Now that we are discussing skin colour thanks to Abhay Deol’s posts against fairness creams, I would like to offer a case in point:
When I was younger, there was a song that used to come on television. (Video above). Sunita Rao’s Abke Baras. A beautiful woman dancing in Rajasthan. I was smitten by her. The eyes spoke volumes and her smile was infectious and that was all I knew. But as I have grown up, I have been told what the concept of beauty is and why one person should be considered more attractive than the other. These concepts – fed through generations have crippled us. Our crippled brains now form sentences like, ‘Despite being dark, she is beautiful.’
Do you understand what this is costing us? It is costing us a lot more than what is visible on surface. We are weeding out a large chunk of our population that if given opportunity can sing great songs on stage, portray great roles on screen and colour up our television screens. Instead, we are choosing to poke fun at them for no reason.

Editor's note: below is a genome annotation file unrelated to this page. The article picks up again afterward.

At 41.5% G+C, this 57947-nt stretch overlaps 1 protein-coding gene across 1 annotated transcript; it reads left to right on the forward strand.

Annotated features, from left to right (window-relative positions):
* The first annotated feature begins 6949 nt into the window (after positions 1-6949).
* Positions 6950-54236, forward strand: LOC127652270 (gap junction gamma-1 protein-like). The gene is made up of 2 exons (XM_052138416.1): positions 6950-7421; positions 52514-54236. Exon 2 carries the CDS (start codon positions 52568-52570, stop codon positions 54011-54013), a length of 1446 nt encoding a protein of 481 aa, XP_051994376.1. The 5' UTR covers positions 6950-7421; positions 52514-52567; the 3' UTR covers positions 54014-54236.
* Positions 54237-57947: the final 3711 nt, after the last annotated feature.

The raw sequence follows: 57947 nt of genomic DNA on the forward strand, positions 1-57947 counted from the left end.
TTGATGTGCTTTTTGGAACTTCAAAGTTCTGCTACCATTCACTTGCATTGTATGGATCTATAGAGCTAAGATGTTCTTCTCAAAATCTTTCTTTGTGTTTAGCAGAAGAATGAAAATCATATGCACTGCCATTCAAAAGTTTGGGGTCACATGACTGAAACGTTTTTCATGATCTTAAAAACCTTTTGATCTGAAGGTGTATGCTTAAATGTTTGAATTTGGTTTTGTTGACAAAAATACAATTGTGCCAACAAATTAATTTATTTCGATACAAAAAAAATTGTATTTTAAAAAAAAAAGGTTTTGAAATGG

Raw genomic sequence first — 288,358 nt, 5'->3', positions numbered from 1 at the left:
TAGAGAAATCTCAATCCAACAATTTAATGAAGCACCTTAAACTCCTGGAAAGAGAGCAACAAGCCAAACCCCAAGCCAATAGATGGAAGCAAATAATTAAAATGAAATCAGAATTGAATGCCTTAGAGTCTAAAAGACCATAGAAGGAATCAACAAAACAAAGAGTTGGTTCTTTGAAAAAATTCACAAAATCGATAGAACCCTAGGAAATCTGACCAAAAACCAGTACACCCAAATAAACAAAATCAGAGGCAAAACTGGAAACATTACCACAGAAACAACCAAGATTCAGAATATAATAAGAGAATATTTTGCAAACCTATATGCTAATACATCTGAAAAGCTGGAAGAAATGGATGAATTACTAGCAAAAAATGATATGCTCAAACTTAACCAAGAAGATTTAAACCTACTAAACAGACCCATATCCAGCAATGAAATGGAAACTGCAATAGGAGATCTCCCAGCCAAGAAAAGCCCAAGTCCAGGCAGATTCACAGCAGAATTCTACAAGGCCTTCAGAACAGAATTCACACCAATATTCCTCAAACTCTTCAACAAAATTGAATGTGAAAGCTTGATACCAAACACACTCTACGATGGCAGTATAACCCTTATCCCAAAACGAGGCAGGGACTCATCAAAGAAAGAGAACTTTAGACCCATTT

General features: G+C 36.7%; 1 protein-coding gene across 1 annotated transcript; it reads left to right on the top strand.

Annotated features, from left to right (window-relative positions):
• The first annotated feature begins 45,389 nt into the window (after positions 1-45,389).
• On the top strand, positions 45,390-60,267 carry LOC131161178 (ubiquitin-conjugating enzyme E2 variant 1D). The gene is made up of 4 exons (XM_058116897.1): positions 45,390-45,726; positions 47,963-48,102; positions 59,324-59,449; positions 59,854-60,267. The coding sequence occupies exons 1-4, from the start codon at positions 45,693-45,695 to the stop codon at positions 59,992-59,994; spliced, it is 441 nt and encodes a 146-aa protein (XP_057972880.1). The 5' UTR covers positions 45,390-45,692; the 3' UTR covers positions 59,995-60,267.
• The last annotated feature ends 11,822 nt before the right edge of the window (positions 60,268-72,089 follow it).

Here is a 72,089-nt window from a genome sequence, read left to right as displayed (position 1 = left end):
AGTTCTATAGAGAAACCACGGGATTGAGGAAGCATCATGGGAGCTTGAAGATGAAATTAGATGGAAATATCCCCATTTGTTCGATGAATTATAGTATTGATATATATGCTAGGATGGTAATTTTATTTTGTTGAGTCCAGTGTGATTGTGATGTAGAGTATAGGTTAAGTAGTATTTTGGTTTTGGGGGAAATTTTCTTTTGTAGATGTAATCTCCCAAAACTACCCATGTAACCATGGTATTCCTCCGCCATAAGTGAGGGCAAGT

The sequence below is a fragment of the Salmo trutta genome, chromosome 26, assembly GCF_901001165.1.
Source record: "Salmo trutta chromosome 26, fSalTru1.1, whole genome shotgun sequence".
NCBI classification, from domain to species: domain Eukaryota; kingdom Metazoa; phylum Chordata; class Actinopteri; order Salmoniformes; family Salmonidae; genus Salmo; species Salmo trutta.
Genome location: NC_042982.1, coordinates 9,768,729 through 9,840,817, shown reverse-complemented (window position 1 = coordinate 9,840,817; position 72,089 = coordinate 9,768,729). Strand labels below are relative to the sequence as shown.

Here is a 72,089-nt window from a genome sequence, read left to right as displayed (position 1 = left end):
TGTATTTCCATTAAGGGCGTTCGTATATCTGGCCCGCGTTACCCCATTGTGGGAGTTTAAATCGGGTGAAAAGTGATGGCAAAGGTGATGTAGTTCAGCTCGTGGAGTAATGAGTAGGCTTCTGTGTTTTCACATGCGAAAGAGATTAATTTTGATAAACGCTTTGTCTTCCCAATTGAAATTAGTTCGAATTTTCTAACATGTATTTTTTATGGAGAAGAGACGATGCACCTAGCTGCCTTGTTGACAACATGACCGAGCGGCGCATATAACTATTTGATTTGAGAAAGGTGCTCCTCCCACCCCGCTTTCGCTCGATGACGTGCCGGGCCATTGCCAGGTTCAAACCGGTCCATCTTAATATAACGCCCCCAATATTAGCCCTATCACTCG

As a dark man myself, I have always worn my skin with pride. There have been people asking me to rub a herb or cream on my skin to lighten it up – and reverse nature’s order. Well, if you were given an eye in place of an eye would you gouge it out because it isn’t the right colour, shape or size?
If we didn’t prefer fair models, actors in all our videos, we would have had more music videos with the likes of Sameera Reddy. Remember this one?
But then I am again reinforcing the same inhuman belief that dark can be beautiful too. This is how deep this runs. In a truly perfect world, I would not need to convince you that dark is beautiful. Beauty would lie in the eyes of the beholder and in the acts of kindness.